Five years ago, Dave Tomkins’s grandfather Stephen Clarke had to go into a nursing home. While helping clean out his grandfather’s newly emptied house, Tomkins, an Australian art director, found a big box of slides and a clunky slide viewer from 1952 in the back of a cupboard. His grandfather had been a navigator for the Air Force in WWII and then worked as a mall manager. He had never mentioned these photos or ever having been a photographer.
“When I found the slides, I lost my tiny mind and got them scanned,” Tomkins tells Co.Design in an email. The images were hauntingly beautiful, with snowy cobblestone streets here, a Ferris wheel overlooking a village there. “I took them down to grandpa in the nursing home and showed him, hoping for a few amazing grandpa stories. I wanted to make him a book, something to give him more to think about in that home than catheter bags and test results,” Tomkins says. Unfortunately, his grandfather, couldn’t remember much about where and when the photos were taken.
So Tomkins decided to play detective by asking the public for help identifying the locations in these photos. He would build a website, Grandpas-Photos.com, featuring 50 of his grandfather’s best images, and visitors would submit clues. “The plan was to get thousands of people looking at and loving his photos, and to do an exhibition getting people to take the same photos today all over the world, and present it to him as final proof that he was a great photographer. He was the only person left to convince.” But in July of last year, his grandpa died, peacefully, of old age, at 90.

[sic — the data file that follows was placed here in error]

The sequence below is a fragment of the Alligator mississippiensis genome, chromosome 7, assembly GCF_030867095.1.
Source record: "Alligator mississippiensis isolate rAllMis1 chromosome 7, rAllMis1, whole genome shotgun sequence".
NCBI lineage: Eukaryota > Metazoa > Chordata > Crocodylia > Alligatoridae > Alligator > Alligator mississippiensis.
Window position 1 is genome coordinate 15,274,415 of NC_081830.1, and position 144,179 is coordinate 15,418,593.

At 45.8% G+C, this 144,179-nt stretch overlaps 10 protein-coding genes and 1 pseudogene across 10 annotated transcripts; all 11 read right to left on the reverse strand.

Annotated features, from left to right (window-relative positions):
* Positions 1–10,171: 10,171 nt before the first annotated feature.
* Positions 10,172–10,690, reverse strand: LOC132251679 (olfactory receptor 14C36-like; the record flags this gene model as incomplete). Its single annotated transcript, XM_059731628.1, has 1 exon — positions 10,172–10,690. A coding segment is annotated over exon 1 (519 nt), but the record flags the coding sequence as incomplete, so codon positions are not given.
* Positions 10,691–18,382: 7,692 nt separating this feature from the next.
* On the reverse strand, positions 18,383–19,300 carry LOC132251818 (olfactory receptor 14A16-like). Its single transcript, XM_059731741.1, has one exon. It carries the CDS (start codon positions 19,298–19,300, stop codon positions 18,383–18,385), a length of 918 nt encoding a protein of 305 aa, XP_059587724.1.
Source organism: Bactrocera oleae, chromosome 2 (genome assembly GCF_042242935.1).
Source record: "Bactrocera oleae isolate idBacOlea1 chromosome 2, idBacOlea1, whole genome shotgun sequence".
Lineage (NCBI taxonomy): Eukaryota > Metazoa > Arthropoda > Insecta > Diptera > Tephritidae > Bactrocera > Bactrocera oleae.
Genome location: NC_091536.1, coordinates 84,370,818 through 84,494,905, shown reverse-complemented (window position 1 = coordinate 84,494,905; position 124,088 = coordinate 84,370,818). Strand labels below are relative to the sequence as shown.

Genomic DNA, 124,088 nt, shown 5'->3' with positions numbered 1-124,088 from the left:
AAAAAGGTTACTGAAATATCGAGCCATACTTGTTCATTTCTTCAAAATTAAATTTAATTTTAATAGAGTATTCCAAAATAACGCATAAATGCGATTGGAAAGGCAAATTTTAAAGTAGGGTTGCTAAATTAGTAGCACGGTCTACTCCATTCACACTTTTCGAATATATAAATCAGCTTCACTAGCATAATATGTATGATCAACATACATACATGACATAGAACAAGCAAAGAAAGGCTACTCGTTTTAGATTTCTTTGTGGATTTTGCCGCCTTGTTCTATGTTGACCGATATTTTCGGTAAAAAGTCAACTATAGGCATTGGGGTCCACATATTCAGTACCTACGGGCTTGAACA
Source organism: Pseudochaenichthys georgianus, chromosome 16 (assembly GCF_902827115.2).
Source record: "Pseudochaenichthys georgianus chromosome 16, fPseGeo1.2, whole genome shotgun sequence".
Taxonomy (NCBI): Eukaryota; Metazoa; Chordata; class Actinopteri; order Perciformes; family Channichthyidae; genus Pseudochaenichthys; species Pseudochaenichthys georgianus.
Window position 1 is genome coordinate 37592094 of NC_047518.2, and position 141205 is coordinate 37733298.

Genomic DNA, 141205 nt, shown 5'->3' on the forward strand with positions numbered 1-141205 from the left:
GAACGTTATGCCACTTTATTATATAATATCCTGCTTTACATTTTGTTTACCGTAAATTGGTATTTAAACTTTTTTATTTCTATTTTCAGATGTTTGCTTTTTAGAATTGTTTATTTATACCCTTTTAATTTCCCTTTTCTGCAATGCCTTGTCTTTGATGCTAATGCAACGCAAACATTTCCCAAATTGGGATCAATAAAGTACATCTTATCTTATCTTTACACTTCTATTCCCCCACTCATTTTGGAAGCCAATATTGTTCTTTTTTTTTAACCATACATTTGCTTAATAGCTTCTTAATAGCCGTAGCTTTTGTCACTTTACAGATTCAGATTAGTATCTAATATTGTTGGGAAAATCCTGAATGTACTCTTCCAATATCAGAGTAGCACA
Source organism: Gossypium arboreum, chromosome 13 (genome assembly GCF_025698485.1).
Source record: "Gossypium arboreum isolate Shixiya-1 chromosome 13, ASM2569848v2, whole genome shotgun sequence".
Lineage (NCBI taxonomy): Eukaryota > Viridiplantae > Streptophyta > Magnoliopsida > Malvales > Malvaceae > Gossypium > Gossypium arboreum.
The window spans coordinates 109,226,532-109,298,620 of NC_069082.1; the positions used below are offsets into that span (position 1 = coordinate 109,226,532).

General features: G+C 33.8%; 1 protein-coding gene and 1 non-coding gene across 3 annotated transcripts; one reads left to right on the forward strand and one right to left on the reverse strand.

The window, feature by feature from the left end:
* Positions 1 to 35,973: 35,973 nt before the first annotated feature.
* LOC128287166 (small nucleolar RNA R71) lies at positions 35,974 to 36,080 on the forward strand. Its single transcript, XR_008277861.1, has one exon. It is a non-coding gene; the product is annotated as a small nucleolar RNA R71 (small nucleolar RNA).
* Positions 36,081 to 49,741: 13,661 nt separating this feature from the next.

“I’ve tried not to dwell on this bit on the site,” Tomkins says. “I kicked myself for a while having not finished the site before Grandpa died. Maybe other people will take the hint and visit their grandpas a bit more.”
The site is now live and Tomkins still hopes to crowdsource information about the places in his grandfather’s photographs. To devote himself fully to the project he’s spent five years on so far, Tomkins has quit his job at the New York branch of ad agency Mother.
So far, he’s found out (through other family members) that his grandpa had worked for Proud Jewelers, an Australian jewelry franchise, for which he’d taken several work trips overseas (“a big deal, as they weren’t very well-off”). On his trips, he’d take photos with a Voigtlander Bessamatic–an old school camera with a handheld light meter. When he got home, he’d give his family a slide show, then put the slides in the cupboard.
And Tomkins is taking the long way home to Australia, planning to travel to the places where his grandfather shot these photos and rephotograph them as they are today. From the clues in the photos, so far he’s planning to visit Interlaken, Switzerland, Venice and Florence, Italy, Israel, Hong Kong, and Singapore. Eventually, his grandpa’s travels will be mapped out with the help of Google Maps and Streetview. It’s a way of honoring his grandfather’s memory, to learn and tell stories that could’ve been lost.